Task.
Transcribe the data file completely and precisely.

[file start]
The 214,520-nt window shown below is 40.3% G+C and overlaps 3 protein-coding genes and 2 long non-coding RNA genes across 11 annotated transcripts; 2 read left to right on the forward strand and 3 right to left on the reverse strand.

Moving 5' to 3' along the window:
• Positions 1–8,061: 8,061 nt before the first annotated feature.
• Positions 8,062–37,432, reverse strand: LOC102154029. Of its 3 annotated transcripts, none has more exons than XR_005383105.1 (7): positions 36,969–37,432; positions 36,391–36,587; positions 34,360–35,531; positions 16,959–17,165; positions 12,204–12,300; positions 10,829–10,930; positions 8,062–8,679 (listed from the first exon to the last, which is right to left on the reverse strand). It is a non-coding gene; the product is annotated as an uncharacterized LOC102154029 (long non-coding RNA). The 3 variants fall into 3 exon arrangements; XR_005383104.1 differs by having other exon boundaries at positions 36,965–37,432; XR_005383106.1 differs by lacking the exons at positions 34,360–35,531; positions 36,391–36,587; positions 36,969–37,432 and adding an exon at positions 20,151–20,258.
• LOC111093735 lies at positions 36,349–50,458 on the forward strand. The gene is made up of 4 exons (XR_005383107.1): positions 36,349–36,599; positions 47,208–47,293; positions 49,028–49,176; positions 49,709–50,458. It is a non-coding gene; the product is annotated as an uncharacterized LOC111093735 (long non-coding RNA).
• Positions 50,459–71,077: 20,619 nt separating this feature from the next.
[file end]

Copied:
The 214,520-nt window shown below is 40.3% G+C and overlaps 3 protein-coding genes and 2 long non-coding RNA genes across 11 annotated transcripts; 2 read left to right on the forward strand and 3 right to left on the reverse strand.

Moving 5' to 3' along the window:
• Positions 1–8,061: 8,061 nt before the first annotated feature.
• Positions 8,062–37,432, reverse strand: LOC102154029. Of its 3 annotated transcripts, none has more exons than XR_005383105.1 (7): positions 36,969–37,432; positions 36,391–36,587; positions 34,360–35,531; positions 16,959–17,165; positions 12,204–12,300; positions 10,829–10,930; positions 8,062–8,679 (listed from the first exon to the last, which is right to left on the reverse strand). It is a non-coding gene; the product is annotated as an uncharacterized LOC102154029 (long non-coding RNA). The 3 variants fall into 3 exon arrangements; XR_005383104.1 differs by having other exon boundaries at positions 36,965–37,432; XR_005383106.1 differs by lacking the exons at positions 34,360–35,531; positions 36,391–36,587; positions 36,969–37,432 and adding an exon at positions 20,151–20,258.
• LOC111093735 lies at positions 36,349–50,458 on the forward strand. The gene is made up of 4 exons (XR_005383107.1): positions 36,349–36,599; positions 47,208–47,293; positions 49,028–49,176; positions 49,709–50,458. It is a non-coding gene; the product is annotated as an uncharacterized LOC111093735 (long non-coding RNA).
• Positions 50,459–71,077: 20,619 nt separating this feature from the next.